The greatest and most imminent threats to the Amboseli ecosystem are:
- Land subdivision leading to permanent settlement, fencing and loss of migratory space.
- Reduced pasture production and shortening drought intervals due to heavy continuous grazing.
- Compression of elephants into Amboseli National Parks and loss of habitat diversity and late season drought reserves in the swamps.
- Rising human-wildlife conflict due to a combination of these factors and loss of skills and knowledge for living alongside wildlife.
Countering these threats is the main aim of ACP’s research and conservation work.
Since it initiated the process in 2006, ACP has promoted the Amboseli Ecosystem Management Plan (AEMP) as the basis for tackling the threats. The plan draws on and has been co-signed by the group ranch association and KWS and supported by all major NGOs working in the Amboseli region—ACC, AWF, Big Life, IFAW and MWCT. The plan was formally gazette in 2015, giving it legal standing and teeth. A GEF grant was secured in early 2015 to fund the biodiversity component of the plan. The roles played by the various organizations collaborating on the grant is outlined in the AEMP plan and GEF grant submission sent to LCAOF in previous reports. The GEF start-up was delayed for a year by KWS upheavals. ACP and ACC have, nevertheless, moved ahead on the components of GEF touching on the main threats to the ecosystem.
In the case of the land subdivision threat, ACP is assisting ACC in land use planning on Mbirkani Group Ranch, with a view to expanding the planning to other ranches. The land planning process has gone through several iterations since last year and is currently under review by the group ranch membership. Once completed and adopted, the plan will zone the ranch into different uses. The main use, livestock and wildlife enterprises, will occupy the major portion of the Mbirikani. Under GEF funding, ACC and Big Life will assist the group ranch in preparing grazing practices based on traditional seasonal movement patterns that have broken down for lack of management. Specially trained scouts under Big Life and RAs under ACP/ACC will monitor and enforce grazing practices.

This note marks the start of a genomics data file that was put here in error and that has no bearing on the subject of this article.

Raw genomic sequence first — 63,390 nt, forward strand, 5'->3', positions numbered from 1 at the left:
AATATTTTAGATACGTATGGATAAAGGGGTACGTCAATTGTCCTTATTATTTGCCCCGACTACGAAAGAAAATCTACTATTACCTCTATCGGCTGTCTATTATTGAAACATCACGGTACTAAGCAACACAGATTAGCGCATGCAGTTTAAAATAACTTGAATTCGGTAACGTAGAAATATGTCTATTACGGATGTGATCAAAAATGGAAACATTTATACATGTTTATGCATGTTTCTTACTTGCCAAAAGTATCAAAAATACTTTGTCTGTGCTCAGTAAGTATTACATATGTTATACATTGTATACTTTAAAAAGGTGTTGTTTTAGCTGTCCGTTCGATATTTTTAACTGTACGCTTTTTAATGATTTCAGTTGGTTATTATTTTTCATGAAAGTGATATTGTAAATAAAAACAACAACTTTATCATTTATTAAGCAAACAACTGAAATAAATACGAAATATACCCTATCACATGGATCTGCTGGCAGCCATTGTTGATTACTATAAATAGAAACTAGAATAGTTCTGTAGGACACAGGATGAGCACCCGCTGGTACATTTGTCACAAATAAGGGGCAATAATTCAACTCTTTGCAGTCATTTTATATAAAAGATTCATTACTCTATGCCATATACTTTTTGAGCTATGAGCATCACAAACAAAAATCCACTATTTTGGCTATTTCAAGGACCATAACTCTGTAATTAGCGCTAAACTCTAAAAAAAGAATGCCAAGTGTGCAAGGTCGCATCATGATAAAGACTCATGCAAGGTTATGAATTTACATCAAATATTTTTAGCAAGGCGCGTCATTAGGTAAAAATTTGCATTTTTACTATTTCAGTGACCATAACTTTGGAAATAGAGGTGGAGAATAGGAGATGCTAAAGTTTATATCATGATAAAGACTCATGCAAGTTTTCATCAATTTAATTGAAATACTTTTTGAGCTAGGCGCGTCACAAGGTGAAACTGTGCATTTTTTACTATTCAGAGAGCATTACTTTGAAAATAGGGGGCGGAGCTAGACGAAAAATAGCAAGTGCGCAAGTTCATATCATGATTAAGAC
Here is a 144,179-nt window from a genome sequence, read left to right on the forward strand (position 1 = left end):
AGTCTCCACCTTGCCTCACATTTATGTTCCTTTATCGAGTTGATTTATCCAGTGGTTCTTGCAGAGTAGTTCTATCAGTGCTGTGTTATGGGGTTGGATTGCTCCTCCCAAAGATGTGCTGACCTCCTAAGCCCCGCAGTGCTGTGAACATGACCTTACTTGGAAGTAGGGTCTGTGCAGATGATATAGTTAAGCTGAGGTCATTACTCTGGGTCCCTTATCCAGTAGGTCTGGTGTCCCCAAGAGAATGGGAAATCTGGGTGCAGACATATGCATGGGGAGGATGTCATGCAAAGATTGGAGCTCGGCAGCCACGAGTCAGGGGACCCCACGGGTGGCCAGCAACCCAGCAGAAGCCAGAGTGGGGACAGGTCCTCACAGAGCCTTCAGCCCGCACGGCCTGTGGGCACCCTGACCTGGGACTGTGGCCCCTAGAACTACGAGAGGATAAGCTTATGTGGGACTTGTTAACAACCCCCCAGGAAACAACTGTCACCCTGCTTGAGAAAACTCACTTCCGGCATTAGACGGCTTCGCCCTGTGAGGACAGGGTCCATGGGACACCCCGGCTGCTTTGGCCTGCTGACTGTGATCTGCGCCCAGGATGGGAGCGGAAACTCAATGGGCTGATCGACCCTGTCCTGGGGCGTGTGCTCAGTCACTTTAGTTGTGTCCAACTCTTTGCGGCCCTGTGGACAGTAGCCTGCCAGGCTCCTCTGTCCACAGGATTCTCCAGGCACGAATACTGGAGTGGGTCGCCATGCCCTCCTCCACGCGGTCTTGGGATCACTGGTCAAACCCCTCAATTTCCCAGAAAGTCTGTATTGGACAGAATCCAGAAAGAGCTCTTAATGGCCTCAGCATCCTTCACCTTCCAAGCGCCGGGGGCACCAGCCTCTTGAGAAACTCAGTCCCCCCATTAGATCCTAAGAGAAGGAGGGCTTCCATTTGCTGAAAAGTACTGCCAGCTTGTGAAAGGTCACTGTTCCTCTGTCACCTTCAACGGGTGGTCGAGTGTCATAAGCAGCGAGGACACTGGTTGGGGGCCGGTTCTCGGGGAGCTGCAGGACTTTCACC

In the case of pasture degradation, ACP wrote up the grant proposal on behalf of AET to secure a Dutch NAGA grant for habitat and pasture restoration. ACP has since assisted KWS and AET in designing and setting up three woodland restoration plots inside the park. It has also helped Ololorashi and Mbirikani Group Ranches establish eight traditional grass banks known as olopololi. The fenced olopololi restore cover on degraded lands adjacent to permanent settlements and are maintained by the community for late season calf grazing. The restoration plots are now complete and will be monitored by the RAs under David Maitumo’s guidance.
In the case of biodiversity loss due to elephant compression, the earlier woodlands plots set up by ACP have been replicated by KWS, Serena, Tortilis Lodge, and in the last year, by the NAGA funded project, making ten in all. GEF funds will add another five or more. In collaboration with AET, ACP has set up a restoration group that will draw up a long-term habitat restoration program for the park and pastoral lands. The recovery of woodlands at the site ACP set up in 2001 has been remarkable. Camera traps recently recorded lesser kudu in the plot, the first siting in the park since the species disappeared with the loss of woodlands in the 1980s.
In the case of human-wildlife conflict, the main tension arises from the growing elephant and lion populations and the expansion of their ranges. The last few years have seen a sharp rise in conflict with farmers and pastoralists. Big Life and other NGOs supporting the Amboseli community scouts have begun turning their attention to the conflict.
In January AET established a HWC group to address the problem following several incidents in which farmers and herders were killed and severely wounded by elephants. The group brings together representatives of the pastoral and farming community, KWS, Big Life, Lion Guardians, IFAW and ACC/ACP to map and anticipate conflicts, draw up preventative and mitigation measures and coordinate action. ACP will take on the role of setting up the data base and helping plot and anticipate conflict areas. The group held its inaugural meeting in March and will focus first on constructing a 35km high-wire electric fence to protect the shambas in Namalog and Kimana east of Amboseli and the expansive farms on the slopes of Kilimanjaro.
The HWC group covers all species and will prepare a generic template for winning space for large herbivores and carnivores and reducing conflict in the borderlands area through the auspices of Borderland Conservation Initiative